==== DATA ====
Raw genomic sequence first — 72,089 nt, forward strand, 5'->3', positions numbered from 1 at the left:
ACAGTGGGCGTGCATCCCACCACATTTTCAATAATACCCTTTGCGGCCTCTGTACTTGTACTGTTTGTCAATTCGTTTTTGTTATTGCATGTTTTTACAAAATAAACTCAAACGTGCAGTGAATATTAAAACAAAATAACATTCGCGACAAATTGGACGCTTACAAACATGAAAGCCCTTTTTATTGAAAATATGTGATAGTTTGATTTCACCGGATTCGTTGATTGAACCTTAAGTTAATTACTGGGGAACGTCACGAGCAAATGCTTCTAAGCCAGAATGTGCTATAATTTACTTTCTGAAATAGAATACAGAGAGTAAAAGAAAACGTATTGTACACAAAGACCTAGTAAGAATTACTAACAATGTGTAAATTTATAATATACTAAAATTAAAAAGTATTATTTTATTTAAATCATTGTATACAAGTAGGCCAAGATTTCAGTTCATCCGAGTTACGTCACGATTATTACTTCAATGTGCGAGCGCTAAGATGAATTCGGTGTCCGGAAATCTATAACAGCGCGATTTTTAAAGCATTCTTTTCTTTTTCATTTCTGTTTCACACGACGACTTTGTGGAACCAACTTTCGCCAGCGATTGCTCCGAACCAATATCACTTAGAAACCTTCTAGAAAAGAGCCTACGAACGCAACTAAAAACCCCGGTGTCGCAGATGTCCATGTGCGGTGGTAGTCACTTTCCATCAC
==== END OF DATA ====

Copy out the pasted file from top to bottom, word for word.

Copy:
Raw genomic sequence first — 72,089 nt, forward strand, 5'->3', positions numbered from 1 at the left:
ACAGTGGGCGTGCATCCCACCACATTTTCAATAATACCCTTTGCGGCCTCTGTACTTGTACTGTTTGTCAATTCGTTTTTGTTATTGCATGTTTTTACAAAATAAACTCAAACGTGCAGTGAATATTAAAACAAAATAACATTCGCGACAAATTGGACGCTTACAAACATGAAAGCCCTTTTTATTGAAAATATGTGATAGTTTGATTTCACCGGATTCGTTGATTGAACCTTAAGTTAATTACTGGGGAACGTCACGAGCAAATGCTTCTAAGCCAGAATGTGCTATAATTTACTTTCTGAAATAGAATACAGAGAGTAAAAGAAAACGTATTGTACACAAAGACCTAGTAAGAATTACTAACAATGTGTAAATTTATAATATACTAAAATTAAAAAGTATTATTTTATTTAAATCATTGTATACAAGTAGGCCAAGATTTCAGTTCATCCGAGTTACGTCACGATTATTACTTCAATGTGCGAGCGCTAAGATGAATTCGGTGTCCGGAAATCTATAACAGCGCGATTTTTAAAGCATTCTTTTCTTTTTCATTTCTGTTTCACACGACGACTTTGTGGAACCAACTTTCGCCAGCGATTGCTCCGAACCAATATCACTTAGAAACCTTCTAGAAAAGAGCCTACGAACGCAACTAAAAACCCCGGTGTCGCAGATGTCCATGTGCGGTGGTAGTCACTTTCCATCAC